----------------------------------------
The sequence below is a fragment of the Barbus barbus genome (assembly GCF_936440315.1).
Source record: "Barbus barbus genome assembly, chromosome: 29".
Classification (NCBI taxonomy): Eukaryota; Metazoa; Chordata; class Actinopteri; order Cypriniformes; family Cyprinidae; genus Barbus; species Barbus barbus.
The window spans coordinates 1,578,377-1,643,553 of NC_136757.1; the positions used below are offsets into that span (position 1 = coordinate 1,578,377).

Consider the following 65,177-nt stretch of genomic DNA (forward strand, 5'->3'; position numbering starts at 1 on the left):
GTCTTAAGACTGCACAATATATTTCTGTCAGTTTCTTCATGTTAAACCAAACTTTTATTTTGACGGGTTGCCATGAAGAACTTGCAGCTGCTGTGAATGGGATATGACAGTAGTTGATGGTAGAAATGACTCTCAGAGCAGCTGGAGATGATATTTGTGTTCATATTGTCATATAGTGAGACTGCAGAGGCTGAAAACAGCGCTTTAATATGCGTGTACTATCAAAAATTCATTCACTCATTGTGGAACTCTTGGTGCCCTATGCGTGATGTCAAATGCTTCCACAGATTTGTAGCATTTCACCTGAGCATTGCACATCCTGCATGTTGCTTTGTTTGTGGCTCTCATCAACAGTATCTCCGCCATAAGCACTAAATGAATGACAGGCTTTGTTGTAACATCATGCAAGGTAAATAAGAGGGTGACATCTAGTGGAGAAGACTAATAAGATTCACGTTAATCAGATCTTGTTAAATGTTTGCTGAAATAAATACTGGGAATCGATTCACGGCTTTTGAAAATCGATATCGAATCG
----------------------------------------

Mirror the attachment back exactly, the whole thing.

The sequence below is a fragment of the Barbus barbus genome (assembly GCF_936440315.1).
Source record: "Barbus barbus genome assembly, chromosome: 29".
Classification (NCBI taxonomy): Eukaryota; Metazoa; Chordata; class Actinopteri; order Cypriniformes; family Cyprinidae; genus Barbus; species Barbus barbus.
The window spans coordinates 1,578,377-1,643,553 of NC_136757.1; the positions used below are offsets into that span (position 1 = coordinate 1,578,377).

Consider the following 65,177-nt stretch of genomic DNA (forward strand, 5'->3'; position numbering starts at 1 on the left):
GTCTTAAGACTGCACAATATATTTCTGTCAGTTTCTTCATGTTAAACCAAACTTTTATTTTGACGGGTTGCCATGAAGAACTTGCAGCTGCTGTGAATGGGATATGACAGTAGTTGATGGTAGAAATGACTCTCAGAGCAGCTGGAGATGATATTTGTGTTCATATTGTCATATAGTGAGACTGCAGAGGCTGAAAACAGCGCTTTAATATGCGTGTACTATCAAAAATTCATTCACTCATTGTGGAACTCTTGGTGCCCTATGCGTGATGTCAAATGCTTCCACAGATTTGTAGCATTTCACCTGAGCATTGCACATCCTGCATGTTGCTTTGTTTGTGGCTCTCATCAACAGTATCTCCGCCATAAGCACTAAATGAATGACAGGCTTTGTTGTAACATCATGCAAGGTAAATAAGAGGGTGACATCTAGTGGAGAAGACTAATAAGATTCACGTTAATCAGATCTTGTTAAATGTTTGCTGAAATAAATACTGGGAATCGATTCACGGCTTTTGAAAATCGATATCGAATCG